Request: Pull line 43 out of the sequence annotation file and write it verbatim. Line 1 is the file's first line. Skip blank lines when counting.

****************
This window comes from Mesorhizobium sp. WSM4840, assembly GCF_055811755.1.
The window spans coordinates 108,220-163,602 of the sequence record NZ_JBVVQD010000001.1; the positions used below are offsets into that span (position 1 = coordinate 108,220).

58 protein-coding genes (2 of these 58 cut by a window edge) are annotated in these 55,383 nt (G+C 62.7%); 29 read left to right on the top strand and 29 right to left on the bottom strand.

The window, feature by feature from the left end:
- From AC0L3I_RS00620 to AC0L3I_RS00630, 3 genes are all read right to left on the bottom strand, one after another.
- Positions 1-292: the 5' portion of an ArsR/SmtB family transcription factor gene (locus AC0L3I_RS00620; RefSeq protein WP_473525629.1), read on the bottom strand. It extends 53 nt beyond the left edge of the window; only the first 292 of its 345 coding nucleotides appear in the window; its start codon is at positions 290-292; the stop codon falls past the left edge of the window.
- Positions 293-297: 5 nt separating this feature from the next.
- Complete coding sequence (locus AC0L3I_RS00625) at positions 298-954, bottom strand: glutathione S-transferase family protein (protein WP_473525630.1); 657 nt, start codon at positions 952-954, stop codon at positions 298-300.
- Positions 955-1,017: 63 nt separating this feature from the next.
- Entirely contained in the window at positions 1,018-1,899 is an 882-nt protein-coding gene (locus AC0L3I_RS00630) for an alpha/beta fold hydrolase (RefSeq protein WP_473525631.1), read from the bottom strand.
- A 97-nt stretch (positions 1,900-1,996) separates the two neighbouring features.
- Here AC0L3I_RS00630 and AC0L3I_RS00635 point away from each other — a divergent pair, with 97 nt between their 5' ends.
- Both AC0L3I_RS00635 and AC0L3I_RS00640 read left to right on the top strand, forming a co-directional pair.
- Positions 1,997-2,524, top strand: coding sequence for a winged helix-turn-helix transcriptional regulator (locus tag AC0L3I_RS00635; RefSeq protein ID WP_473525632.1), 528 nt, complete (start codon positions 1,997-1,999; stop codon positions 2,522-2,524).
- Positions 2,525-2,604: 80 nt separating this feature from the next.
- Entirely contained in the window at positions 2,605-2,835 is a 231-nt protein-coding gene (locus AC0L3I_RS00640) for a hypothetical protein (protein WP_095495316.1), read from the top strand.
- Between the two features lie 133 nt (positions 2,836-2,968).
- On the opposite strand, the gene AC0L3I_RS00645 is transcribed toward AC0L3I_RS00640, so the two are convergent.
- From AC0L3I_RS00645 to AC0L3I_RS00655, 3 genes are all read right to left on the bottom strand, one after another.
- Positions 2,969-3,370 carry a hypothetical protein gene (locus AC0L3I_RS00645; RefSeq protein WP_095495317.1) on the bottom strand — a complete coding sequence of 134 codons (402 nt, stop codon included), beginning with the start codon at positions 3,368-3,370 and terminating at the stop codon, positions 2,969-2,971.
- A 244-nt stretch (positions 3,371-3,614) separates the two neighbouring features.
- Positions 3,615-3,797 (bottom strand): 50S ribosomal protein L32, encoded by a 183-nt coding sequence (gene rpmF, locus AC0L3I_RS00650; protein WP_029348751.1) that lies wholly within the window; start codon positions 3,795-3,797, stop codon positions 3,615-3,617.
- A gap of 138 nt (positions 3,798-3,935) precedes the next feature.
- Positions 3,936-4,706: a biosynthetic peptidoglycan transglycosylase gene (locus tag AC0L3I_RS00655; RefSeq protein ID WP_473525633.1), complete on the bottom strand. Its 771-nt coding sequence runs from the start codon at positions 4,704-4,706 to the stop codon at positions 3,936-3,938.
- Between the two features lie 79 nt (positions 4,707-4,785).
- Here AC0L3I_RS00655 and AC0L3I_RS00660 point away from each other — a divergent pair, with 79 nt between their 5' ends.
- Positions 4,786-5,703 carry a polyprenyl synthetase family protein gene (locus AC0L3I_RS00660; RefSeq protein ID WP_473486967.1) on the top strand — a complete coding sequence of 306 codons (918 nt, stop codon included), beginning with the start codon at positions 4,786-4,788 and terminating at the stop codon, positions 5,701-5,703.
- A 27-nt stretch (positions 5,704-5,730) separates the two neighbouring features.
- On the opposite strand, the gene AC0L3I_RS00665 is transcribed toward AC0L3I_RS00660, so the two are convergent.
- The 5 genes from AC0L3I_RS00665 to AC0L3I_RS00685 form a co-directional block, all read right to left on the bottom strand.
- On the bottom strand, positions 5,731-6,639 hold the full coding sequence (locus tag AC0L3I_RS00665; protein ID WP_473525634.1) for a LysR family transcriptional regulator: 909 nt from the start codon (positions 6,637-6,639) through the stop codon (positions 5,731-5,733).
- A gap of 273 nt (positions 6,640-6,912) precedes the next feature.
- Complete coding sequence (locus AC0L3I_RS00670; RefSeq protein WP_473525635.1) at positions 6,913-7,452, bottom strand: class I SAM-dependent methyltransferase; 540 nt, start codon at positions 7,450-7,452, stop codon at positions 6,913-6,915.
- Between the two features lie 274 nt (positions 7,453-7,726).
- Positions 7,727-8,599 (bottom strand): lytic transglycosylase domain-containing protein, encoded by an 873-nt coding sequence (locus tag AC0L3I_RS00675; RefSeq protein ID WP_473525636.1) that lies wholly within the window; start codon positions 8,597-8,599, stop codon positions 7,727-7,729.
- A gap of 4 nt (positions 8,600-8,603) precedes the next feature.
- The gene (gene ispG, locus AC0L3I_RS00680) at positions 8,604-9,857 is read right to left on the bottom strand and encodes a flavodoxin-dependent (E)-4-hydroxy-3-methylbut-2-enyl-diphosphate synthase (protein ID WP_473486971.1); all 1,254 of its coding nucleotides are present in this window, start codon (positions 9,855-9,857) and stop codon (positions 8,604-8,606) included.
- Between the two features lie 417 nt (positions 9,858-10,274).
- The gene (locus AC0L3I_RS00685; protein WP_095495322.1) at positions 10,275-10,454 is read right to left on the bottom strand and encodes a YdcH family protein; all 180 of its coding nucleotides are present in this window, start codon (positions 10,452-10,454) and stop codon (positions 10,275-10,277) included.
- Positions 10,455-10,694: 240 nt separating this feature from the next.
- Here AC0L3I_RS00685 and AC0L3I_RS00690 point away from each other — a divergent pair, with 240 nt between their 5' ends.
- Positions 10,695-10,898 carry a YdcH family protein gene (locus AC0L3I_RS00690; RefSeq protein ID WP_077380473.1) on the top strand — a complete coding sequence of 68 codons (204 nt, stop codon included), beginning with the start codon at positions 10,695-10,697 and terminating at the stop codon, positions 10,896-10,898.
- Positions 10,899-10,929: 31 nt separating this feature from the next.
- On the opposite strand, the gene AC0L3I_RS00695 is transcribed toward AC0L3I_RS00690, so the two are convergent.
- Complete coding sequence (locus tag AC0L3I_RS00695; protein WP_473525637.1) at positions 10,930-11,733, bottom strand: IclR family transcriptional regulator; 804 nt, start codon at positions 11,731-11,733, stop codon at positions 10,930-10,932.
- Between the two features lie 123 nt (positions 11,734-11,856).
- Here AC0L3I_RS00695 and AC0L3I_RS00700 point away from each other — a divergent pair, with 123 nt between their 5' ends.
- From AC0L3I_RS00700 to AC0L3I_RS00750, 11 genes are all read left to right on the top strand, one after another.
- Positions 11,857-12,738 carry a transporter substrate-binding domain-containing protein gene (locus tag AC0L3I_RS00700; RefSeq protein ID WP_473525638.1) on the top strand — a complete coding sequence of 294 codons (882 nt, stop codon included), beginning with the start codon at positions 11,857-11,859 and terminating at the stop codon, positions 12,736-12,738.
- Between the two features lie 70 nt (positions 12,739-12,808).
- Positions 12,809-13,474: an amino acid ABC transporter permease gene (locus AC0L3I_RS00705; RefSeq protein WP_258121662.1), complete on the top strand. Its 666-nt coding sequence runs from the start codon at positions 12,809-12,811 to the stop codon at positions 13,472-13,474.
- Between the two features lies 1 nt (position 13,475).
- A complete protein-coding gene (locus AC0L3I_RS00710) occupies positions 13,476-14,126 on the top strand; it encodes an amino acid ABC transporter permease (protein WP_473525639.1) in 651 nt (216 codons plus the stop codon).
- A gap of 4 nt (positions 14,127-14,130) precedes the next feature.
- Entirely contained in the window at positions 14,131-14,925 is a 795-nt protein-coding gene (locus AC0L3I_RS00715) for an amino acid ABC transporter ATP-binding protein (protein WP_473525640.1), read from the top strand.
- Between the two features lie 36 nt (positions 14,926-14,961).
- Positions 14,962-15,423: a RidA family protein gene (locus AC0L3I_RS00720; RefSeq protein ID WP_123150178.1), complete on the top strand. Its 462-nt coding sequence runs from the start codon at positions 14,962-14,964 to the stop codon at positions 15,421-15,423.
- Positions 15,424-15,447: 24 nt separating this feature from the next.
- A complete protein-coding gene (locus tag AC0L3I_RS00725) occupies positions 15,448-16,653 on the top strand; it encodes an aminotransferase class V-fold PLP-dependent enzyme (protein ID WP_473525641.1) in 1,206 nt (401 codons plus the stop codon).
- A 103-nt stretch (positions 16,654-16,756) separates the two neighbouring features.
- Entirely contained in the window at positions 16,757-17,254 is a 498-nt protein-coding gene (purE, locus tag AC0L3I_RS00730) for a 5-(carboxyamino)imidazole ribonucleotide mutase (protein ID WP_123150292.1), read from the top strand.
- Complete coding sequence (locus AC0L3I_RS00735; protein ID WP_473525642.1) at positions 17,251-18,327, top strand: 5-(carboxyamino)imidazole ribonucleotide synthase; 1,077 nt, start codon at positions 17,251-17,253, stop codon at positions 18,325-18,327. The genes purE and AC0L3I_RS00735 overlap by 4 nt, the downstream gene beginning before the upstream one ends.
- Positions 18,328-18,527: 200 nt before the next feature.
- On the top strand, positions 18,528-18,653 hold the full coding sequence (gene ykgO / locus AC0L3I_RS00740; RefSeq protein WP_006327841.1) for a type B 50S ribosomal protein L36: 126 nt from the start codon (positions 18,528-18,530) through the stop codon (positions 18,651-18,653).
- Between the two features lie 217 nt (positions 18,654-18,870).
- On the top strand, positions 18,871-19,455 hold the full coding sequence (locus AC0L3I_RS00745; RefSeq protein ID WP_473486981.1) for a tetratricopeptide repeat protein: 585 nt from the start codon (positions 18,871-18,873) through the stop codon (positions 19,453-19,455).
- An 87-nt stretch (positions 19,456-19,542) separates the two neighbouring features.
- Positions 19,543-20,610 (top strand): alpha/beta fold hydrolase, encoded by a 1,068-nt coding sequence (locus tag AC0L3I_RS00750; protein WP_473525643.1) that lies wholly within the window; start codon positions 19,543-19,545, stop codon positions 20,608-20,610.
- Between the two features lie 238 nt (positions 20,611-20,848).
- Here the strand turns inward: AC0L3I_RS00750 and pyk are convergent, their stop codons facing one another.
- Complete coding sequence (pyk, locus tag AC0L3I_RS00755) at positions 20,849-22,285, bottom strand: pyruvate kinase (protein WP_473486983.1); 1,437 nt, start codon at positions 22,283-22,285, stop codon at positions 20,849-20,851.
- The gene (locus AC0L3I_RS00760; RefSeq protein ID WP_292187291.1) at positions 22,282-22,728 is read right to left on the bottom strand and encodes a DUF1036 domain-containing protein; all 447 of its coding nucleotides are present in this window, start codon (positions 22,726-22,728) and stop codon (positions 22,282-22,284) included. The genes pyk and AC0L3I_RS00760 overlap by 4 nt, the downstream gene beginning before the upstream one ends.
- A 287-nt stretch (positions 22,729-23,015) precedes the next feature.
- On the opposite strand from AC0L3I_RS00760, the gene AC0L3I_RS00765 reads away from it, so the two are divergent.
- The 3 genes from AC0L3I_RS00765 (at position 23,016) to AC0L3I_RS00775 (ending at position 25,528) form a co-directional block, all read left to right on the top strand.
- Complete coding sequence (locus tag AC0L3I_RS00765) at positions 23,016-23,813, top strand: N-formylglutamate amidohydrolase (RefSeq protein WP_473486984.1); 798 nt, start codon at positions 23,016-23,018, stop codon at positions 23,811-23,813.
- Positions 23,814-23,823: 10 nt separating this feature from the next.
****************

- Positions 10,899-10,929: 31 nt separating this feature from the next.